You would still have a passport from these areas. And blaming the hospital & nurses for this is, as you put it, counterproductive.


#13

Take a bus to somewhere or drive? A lot of these people are not that wealthy, Ivory Coast additionally secured its borders, restricted flights and has no cases of ebola. They are going to lift that flight ban probably with heavy restrictions. Ivory Coast has borders with two of the affected nations as well, Liberia and Guinea.

The Ivorian government had announced the suspension of all flights from Ebola hit nations in August, and 10 days later it closed its borders with Liberia, a move strongly criticized by the countries affected and World Health Organization (WHO).

Ivory Coast which has close proximity with two of the three nations worst hit by Ebola, has no case of the virus which has killed over 3,000people.

“Apart from lifting the ban on flights his country has contributed $1 million to international anti-Ebola effort and has opened a humanitarian corridor,” Outtarra said.

ventures-africa.com/2014/10/ivory-coast-to-resume-flight-to-ebola-hit-nations/

The Dallas hospital did NOT follow the protocols. They did not provide adequate protective gear. The nurses complained about that, and the administration did not act on those complaints.

But the Dallas hospital likewise did NOT bring ebola into the US.


#14

I didn’t blame anyone. My point was that we have the means to prevent the spread of Ebola IF the correct measures are taken. People in Texas are becoming infected because those protocols were not followed.

Not everyone leaving Africa has a passport from an African country. The priest who infected the nurse in Spain was a Spanish national. There are people who hold Liberian passports who have not lived there for years. And, most importantly, unless people with the necessary skills are brought into African to stop the spread THERE, it will become a pandemic.


#15

#16

It’s something Ivory Coast could halt ebola by restricting its borders because if the Fruit Bat carries ebola which I believe is suspected but not confirmed along with other animals, animals know no borders. I even read an article and I’m sure one can search the web for it, Fruit Bat is considered a delicacy by some of the societies over there.

The victim, Phan, I have heard is already skyping friends and the like.

The 2nd patient, it is being reported flew on Frontier Airlines just the other day, maybe even yesterday. Something to keep in mind.cnbc.com/id/102078863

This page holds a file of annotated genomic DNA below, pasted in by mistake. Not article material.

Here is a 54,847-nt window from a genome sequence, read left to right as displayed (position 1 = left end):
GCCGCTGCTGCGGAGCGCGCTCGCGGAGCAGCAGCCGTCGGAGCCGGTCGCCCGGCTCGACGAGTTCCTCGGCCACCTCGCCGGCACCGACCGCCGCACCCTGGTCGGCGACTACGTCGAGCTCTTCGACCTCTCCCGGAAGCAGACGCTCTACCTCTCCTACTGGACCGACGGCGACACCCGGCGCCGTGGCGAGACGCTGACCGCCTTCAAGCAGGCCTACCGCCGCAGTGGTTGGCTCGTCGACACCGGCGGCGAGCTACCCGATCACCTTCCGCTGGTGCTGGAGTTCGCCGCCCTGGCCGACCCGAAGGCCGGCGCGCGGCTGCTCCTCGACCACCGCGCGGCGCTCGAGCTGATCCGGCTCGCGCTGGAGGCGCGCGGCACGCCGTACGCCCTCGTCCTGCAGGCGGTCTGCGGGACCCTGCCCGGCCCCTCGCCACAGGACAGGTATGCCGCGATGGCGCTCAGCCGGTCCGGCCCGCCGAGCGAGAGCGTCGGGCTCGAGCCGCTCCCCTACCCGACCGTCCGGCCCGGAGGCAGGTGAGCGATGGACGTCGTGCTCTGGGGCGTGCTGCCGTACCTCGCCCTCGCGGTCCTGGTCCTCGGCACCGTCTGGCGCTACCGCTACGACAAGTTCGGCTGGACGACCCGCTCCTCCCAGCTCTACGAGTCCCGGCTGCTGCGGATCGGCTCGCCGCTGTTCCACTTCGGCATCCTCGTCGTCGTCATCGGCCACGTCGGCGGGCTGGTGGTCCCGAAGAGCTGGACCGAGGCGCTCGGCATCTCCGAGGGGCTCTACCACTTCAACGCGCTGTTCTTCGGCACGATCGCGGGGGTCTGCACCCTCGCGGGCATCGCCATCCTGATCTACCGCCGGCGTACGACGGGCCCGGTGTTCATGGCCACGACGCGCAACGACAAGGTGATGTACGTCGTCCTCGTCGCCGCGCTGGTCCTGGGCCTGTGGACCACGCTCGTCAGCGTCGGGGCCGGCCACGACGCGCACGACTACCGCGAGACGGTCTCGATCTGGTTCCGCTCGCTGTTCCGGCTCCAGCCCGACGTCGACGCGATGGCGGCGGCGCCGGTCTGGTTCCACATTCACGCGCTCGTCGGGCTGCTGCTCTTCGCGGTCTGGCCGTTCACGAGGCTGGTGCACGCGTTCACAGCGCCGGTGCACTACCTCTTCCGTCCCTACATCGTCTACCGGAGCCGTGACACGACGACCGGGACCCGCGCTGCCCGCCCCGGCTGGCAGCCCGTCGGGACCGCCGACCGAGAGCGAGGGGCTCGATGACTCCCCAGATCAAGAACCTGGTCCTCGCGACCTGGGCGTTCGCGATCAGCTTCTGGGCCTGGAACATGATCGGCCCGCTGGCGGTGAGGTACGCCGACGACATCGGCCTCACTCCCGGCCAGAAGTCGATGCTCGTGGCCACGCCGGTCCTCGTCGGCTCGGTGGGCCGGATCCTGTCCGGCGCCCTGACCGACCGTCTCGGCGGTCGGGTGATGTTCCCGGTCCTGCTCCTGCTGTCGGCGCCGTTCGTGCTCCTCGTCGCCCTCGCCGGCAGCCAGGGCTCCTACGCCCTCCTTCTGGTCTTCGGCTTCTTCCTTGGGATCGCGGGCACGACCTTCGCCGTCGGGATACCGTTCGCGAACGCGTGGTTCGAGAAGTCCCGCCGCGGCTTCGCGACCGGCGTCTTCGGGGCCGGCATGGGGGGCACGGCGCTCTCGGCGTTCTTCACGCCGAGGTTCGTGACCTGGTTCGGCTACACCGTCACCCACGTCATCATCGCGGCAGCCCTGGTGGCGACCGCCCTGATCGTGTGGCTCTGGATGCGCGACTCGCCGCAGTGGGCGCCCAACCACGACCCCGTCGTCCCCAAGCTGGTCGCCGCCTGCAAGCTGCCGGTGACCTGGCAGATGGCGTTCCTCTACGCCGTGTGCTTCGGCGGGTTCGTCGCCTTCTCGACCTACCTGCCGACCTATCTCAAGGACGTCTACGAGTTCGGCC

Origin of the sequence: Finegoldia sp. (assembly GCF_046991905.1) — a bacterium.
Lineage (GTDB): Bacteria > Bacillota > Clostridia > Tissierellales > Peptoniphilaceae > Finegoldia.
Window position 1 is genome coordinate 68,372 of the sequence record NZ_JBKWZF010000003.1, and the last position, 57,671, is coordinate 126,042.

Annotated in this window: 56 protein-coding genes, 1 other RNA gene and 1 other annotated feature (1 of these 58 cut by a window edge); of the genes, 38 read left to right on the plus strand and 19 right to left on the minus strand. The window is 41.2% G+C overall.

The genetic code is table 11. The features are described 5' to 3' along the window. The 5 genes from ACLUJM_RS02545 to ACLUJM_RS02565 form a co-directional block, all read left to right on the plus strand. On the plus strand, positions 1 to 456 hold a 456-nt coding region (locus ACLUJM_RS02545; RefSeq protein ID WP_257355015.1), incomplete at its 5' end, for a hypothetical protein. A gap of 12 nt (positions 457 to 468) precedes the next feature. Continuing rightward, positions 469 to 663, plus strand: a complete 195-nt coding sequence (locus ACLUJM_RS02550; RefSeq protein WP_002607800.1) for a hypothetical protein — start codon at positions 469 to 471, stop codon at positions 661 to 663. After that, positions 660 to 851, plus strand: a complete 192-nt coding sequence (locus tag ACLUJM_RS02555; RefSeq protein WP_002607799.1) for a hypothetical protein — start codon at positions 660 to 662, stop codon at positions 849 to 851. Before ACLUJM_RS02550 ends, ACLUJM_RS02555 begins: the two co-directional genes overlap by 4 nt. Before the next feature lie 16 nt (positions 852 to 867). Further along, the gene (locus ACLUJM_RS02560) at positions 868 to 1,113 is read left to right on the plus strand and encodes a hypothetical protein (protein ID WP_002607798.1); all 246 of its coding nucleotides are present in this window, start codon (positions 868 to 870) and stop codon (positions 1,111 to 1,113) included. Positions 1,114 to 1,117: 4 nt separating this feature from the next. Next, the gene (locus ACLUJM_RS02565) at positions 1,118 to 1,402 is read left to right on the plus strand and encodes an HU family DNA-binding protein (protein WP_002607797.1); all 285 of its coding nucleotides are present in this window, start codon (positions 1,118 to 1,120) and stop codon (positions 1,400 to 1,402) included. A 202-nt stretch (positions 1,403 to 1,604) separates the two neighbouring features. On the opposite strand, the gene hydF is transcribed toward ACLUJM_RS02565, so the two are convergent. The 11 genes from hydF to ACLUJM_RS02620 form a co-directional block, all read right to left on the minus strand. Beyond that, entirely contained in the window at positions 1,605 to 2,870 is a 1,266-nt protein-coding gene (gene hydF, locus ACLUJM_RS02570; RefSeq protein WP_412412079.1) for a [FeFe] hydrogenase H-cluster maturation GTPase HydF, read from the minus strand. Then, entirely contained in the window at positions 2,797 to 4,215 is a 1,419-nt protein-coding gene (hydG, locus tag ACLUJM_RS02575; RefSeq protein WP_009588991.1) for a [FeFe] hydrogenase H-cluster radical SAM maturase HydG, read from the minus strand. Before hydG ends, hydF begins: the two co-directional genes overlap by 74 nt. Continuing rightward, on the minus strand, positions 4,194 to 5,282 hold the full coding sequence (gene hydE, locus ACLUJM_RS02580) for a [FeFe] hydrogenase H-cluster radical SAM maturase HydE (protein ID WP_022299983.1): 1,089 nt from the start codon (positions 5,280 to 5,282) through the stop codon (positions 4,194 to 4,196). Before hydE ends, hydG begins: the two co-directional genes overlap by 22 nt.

Newest Ebola patient flew Frontier Airlines day before diagnosis


#17

And you know this how?? This isn’t true. Don’t believe everything printed in the MSM. The protocols have changed and continue to change. Currently, at my husband’s hospitals, they are making their own protocols as the CDC is less than helpful. They are going well beyond what is currently being recommended, for they feel that the CDC protocols are not adequate to protect the staff treating an Ebola patient. He is consulting with some of the top infectious disease experts in the country to establish the protocols that will be used at his hospitals- and they, too, are concerned about what is coming out of the CDC. Rather than pointing fingers at the Dallas hospital or the nurses, we should all be more concerned about the inadequacies in the current national protocols and the political nature of the CDC. I do have legitimate Momma concerns too- my son is an Emergency Room physician, my other son is a physician in hematology/oncology and my daughter-in-law is a surgeon. All are at risk. So my prayer is that they and all medical workers will be kept safe from this disease.


#18

Is it going to be where once one has the ebola virus, even if one recovers from the sickness, it will always be in their body? That’s a curious question.


#19

There has been CDC personnel in Dallas and overseeing operations since this disaster began. To say the hospital staff did not follow protocol is not right. My sister is a healthcare worker in another Dallas area hospital & they had a possible infection this past weekend. CDC personnel were everywhere. The CDC has been sooo confident that this would be difficult to transmit; apparently they are WRONG!!

As far as the passport issue, if I knew that travel to a certain country was banned I would look for another destination. England & France have done this. The more countries that ban travel from the infected areas the more people will come here. If my mother knew that a kid next door to us had chicken pox she would not allow us to go to visit nor would she let kids from that house come to our house. It is called common sense.:shrug:


#20

Nurses: We Were Told to Call Authorities for Ebola Protocol

breitbart.com/Breitbart-TV/2014/10/15/Nurses-We-Were-Told-to-Call-Authorities-for-Ebola-Protocol

A statement from National Nurses United on the treatment of Dallas Ebola patient said that “nurses were asked to call the Infectious Disease Department” to learn the policies on how to treat Duncan.

The statement, which was played in its entirety on CNN on Wednesday morning, also reports that Ebola training at the hospital was “optional,” “nurses have been left to train each other,” and that nurses who interacted with Duncan simply continued treating other patients.

According to the statement, “there was no advanced preparedness on what to do with the patient. There was no protocol, there was no system. The nurses were asked to call the Infectious Disease Department. The Infectious Disease Department did not have clear policies to provide either.”